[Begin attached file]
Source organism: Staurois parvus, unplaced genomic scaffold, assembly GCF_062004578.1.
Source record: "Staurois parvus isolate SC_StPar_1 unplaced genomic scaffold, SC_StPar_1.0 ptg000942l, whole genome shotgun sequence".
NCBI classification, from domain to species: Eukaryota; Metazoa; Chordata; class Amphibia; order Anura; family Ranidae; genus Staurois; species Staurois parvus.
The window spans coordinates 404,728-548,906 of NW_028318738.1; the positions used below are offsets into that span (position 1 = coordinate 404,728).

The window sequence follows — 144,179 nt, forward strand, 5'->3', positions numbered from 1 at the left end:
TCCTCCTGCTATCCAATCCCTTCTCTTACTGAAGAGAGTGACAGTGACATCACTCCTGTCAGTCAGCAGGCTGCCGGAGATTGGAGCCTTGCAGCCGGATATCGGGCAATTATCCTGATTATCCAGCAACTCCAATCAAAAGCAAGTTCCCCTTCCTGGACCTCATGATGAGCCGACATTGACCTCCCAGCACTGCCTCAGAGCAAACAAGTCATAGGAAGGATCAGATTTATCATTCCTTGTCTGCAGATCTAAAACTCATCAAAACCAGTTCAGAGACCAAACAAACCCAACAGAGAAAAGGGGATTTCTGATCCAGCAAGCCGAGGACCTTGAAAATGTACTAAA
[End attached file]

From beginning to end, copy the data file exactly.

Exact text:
Source organism: Staurois parvus, unplaced genomic scaffold, assembly GCF_062004578.1.
Source record: "Staurois parvus isolate SC_StPar_1 unplaced genomic scaffold, SC_StPar_1.0 ptg000942l, whole genome shotgun sequence".
NCBI classification, from domain to species: Eukaryota; Metazoa; Chordata; class Amphibia; order Anura; family Ranidae; genus Staurois; species Staurois parvus.
The window spans coordinates 404,728-548,906 of NW_028318738.1; the positions used below are offsets into that span (position 1 = coordinate 404,728).

The window sequence follows — 144,179 nt, forward strand, 5'->3', positions numbered from 1 at the left end:
TCCTCCTGCTATCCAATCCCTTCTCTTACTGAAGAGAGTGACAGTGACATCACTCCTGTCAGTCAGCAGGCTGCCGGAGATTGGAGCCTTGCAGCCGGATATCGGGCAATTATCCTGATTATCCAGCAACTCCAATCAAAAGCAAGTTCCCCTTCCTGGACCTCATGATGAGCCGACATTGACCTCCCAGCACTGCCTCAGAGCAAACAAGTCATAGGAAGGATCAGATTTATCATTCCTTGTCTGCAGATCTAAAACTCATCAAAACCAGTTCAGAGACCAAACAAACCCAACAGAGAAAAGGGGATTTCTGATCCAGCAAGCCGAGGACCTTGAAAATGTACTAAA